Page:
Electronic Theses and Dissertations

Date of Award


Document Type


Degree Name

Ed.D. in Education



First Advisor

Amy E. Wells Dolan

Second Advisor

Katie Busby

Third Advisor

David Rock

Relational Format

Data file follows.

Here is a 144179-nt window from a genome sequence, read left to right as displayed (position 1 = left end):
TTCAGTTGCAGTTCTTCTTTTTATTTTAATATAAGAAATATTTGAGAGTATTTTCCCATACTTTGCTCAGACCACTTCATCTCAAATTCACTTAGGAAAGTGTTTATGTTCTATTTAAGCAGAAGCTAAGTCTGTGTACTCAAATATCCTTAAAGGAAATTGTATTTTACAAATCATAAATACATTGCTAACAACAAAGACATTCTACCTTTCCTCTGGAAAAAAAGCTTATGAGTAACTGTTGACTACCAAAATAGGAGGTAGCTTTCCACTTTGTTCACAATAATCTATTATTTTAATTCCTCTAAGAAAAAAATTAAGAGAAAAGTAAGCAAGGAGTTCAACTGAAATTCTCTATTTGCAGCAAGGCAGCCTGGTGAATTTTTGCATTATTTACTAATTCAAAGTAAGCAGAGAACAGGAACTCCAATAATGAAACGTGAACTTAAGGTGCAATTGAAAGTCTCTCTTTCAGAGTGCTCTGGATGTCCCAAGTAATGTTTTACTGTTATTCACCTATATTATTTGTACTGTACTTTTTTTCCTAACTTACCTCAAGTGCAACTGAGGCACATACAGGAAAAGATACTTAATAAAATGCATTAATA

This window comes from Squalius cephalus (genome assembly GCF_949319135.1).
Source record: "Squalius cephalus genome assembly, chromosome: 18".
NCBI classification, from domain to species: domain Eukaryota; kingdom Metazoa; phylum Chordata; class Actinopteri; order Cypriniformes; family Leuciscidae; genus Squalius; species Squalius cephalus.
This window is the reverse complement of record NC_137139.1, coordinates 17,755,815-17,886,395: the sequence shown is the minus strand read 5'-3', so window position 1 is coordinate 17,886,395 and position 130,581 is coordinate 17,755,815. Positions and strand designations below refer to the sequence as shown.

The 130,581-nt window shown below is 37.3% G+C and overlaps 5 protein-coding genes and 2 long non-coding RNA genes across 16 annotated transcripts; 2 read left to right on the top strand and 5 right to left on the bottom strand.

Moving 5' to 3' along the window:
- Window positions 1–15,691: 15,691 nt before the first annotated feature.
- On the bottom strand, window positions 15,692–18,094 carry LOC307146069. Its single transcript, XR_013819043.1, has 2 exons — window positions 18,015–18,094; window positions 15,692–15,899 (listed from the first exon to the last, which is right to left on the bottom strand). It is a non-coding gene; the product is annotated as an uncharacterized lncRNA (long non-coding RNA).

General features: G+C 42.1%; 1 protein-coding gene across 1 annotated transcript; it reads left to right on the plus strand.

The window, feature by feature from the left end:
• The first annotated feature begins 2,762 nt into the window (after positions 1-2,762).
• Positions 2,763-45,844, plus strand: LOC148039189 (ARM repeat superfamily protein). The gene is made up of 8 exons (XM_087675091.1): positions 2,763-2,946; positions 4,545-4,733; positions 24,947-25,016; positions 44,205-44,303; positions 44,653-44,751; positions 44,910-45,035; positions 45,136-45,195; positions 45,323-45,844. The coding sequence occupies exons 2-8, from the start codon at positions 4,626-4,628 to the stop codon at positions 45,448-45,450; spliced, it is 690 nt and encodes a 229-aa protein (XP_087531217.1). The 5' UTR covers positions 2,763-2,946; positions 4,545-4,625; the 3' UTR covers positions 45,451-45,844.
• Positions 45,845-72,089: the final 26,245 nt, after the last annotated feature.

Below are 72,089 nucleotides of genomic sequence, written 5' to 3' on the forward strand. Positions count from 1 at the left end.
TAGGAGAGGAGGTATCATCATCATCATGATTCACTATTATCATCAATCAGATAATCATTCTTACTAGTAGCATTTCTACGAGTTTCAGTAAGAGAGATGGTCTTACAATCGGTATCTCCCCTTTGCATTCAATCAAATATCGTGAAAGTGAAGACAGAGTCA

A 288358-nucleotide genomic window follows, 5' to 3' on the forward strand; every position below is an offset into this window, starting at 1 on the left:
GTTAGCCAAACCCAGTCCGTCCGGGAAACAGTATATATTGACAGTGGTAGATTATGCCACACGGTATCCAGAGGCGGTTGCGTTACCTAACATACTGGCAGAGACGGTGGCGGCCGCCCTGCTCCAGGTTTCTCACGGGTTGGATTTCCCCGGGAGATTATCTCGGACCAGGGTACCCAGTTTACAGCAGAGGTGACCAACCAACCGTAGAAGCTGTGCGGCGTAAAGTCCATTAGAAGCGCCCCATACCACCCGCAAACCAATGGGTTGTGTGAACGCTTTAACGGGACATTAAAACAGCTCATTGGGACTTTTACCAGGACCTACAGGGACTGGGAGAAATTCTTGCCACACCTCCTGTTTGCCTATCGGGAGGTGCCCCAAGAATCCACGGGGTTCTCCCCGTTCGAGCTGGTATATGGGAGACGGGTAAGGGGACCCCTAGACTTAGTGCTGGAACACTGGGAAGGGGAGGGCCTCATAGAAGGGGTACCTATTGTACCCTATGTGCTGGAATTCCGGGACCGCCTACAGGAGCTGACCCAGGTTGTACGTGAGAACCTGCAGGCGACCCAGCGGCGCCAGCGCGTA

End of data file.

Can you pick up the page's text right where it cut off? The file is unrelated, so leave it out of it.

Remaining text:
Summer bridge programs (SBPs) are a popular programmatic intervention of colleges and universities to assist students with the transition from high school to college and provide students with the academic and social tools they need to be successful. Despite their popularity, a survey of relevant literature indicated that bridge programs are not routinely evaluated to measure their effectiveness. This study sought to contribute to the body of existing literature by evaluating the effectiveness of the University of Mississippi’s (UM) JumpStart Summer Bridge Program and its impact on student success outcomes, including GPA, institutional retention, and degree completion, to establish concrete actionable data for program staff and university administrators. Data was retrieved from the Office of Institutional Research Effectiveness and Planning (IREP), the Office of the Registrar, and the Office of Pre-College Programs. IREP provided the data file for the 2013-2016 freshman cohorts, which included first-semester grade point average, first-year grade point average, retention status, completion status, and JumpStart participation, demographic information, and pre-college academic performance. To address the study’s research questions, a series of t-tests were conducted to examine differences in first-semester GPA, first-year GPA, and retention and completion for JumpStart participants and non-participants. Logistic regression was used for the analyses of predictors of retention and four-year graduation. Key findings of the study included: (a) Jumpstart participants earned significant lower first-semester and first-year GPAs than non-participants; however, participants also entered UM with significantly lower high school GPA and ACT composite scores; (b) logistic regression analysis shoJumpStart to be a significant, positive predictor of retention to spring semester; (c) females, Black/African American, Other Minorities, and resident students were retained to spring semester at a significantly higher rate than freshmen who did not participate in JumpStart; and (d) Black/African American JumpStart participants earned a significantly higher first-year GPA; further, retention rates for Black/African American JumpStart participants were significantly higher in spring semester, year two, and year three. Further research is needed to examine program outcomes over a longer period of time and through additional quantitative and qualitative methods that take into account the lived program experience from the student perspective.



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